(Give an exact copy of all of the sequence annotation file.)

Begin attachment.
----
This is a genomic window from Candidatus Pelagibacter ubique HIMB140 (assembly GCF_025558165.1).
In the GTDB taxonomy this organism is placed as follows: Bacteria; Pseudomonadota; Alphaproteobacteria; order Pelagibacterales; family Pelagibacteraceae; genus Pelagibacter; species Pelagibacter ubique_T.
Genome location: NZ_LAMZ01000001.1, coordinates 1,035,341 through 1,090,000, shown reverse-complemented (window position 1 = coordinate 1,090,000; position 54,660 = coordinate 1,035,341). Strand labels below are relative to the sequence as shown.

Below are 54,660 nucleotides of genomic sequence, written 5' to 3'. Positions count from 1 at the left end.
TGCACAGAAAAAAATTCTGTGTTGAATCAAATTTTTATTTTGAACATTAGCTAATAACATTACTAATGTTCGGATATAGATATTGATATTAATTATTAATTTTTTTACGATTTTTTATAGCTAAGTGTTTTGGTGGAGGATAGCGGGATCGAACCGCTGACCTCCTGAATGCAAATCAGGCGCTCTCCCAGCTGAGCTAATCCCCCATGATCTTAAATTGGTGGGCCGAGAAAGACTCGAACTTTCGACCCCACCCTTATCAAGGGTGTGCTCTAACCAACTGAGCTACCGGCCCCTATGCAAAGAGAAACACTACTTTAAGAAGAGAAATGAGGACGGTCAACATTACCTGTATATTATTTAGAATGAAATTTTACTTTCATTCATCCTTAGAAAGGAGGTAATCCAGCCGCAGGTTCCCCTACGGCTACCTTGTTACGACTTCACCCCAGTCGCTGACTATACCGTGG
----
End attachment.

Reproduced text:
This is a genomic window from Candidatus Pelagibacter ubique HIMB140 (assembly GCF_025558165.1).
In the GTDB taxonomy this organism is placed as follows: Bacteria; Pseudomonadota; Alphaproteobacteria; order Pelagibacterales; family Pelagibacteraceae; genus Pelagibacter; species Pelagibacter ubique_T.
Genome location: NZ_LAMZ01000001.1, coordinates 1,035,341 through 1,090,000, shown reverse-complemented (window position 1 = coordinate 1,090,000; position 54,660 = coordinate 1,035,341). Strand labels below are relative to the sequence as shown.

Below are 54,660 nucleotides of genomic sequence, written 5' to 3'. Positions count from 1 at the left end.
TGCACAGAAAAAAATTCTGTGTTGAATCAAATTTTTATTTTGAACATTAGCTAATAACATTACTAATGTTCGGATATAGATATTGATATTAATTATTAATTTTTTTACGATTTTTTATAGCTAAGTGTTTTGGTGGAGGATAGCGGGATCGAACCGCTGACCTCCTGAATGCAAATCAGGCGCTCTCCCAGCTGAGCTAATCCCCCATGATCTTAAATTGGTGGGCCGAGAAAGACTCGAACTTTCGACCCCACCCTTATCAAGGGTGTGCTCTAACCAACTGAGCTACCGGCCCCTATGCAAAGAGAAACACTACTTTAAGAAGAGAAATGAGGACGGTCAACATTACCTGTATATTATTTAGAATGAAATTTTACTTTCATTCATCCTTAGAAAGGAGGTAATCCAGCCGCAGGTTCCCCTACGGCTACCTTGTTACGACTTCACCCCAGTCGCTGACTATACCGTGG